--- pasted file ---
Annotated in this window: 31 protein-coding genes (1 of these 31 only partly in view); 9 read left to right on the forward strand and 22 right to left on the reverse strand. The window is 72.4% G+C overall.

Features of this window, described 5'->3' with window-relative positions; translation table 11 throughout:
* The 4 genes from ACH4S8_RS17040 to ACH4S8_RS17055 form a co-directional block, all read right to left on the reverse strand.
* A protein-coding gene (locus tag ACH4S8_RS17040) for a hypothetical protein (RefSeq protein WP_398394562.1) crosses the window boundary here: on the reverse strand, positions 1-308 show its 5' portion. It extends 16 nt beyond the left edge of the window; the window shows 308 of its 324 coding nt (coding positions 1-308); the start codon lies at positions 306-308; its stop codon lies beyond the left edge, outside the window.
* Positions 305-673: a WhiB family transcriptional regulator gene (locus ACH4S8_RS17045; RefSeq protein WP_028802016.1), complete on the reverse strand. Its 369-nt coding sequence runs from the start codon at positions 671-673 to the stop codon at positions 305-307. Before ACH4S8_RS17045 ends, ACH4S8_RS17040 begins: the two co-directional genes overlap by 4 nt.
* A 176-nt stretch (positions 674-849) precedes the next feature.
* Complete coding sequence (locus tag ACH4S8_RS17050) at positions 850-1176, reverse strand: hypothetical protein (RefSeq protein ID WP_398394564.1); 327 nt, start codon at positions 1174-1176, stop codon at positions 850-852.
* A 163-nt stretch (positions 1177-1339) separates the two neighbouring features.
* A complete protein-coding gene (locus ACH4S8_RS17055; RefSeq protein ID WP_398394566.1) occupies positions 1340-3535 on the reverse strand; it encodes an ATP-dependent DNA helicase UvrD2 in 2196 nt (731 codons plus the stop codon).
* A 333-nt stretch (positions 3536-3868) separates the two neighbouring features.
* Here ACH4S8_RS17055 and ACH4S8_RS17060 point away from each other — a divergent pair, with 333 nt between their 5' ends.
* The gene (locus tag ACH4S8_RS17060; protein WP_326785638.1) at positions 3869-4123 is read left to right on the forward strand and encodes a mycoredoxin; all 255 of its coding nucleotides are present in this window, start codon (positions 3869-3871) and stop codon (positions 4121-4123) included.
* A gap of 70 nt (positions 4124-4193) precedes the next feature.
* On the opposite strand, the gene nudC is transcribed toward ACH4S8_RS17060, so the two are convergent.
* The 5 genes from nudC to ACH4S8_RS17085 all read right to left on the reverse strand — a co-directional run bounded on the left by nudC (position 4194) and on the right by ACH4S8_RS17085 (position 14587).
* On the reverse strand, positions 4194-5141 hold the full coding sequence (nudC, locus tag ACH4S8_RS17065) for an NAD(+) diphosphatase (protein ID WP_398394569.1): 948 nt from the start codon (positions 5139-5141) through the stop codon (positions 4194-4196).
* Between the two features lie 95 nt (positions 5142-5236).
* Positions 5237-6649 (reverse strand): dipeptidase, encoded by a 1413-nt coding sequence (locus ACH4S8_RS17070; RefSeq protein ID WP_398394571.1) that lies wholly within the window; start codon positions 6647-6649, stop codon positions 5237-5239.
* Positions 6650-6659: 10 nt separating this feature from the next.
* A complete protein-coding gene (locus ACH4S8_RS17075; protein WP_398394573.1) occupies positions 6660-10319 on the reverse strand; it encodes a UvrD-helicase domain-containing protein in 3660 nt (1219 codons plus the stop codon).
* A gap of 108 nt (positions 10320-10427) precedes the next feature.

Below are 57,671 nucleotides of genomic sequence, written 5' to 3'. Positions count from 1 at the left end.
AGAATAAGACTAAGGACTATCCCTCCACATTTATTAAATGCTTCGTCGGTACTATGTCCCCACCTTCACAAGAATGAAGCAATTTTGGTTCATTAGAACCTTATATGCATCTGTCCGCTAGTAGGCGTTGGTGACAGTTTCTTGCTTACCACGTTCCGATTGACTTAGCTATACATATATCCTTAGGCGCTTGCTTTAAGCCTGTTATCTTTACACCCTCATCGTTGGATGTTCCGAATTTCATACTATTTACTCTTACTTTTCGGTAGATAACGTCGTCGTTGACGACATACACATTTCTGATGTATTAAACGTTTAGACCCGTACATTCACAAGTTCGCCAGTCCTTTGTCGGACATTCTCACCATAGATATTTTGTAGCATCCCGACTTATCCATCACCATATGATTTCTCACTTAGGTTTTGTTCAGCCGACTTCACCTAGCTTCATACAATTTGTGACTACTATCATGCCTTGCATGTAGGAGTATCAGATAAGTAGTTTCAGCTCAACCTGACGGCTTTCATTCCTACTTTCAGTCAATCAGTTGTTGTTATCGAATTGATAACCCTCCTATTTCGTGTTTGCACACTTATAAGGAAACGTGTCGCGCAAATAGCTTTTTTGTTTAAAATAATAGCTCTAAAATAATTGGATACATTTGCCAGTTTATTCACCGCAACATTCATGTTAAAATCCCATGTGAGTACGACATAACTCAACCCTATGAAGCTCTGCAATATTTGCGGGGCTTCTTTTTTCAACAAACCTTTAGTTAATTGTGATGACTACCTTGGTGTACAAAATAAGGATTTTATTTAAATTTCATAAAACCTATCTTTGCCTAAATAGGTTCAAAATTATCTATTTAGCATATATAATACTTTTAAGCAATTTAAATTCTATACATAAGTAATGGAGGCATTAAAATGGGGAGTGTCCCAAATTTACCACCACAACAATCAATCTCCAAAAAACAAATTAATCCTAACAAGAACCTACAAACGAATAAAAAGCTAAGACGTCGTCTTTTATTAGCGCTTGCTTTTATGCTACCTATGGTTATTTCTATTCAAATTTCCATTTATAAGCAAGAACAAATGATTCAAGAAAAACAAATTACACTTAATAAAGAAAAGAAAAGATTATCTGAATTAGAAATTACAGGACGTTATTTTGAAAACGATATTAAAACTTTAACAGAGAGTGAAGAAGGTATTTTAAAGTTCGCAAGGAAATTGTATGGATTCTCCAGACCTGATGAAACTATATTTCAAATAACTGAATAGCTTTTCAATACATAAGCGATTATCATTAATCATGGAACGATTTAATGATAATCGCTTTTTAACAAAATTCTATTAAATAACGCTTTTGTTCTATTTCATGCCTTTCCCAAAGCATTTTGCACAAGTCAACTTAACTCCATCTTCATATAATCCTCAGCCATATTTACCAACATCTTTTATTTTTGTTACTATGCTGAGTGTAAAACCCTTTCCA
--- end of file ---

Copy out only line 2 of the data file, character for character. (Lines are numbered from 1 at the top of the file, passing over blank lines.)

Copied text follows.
Features of this window, described 5'->3' with window-relative positions; translation table 11 throughout: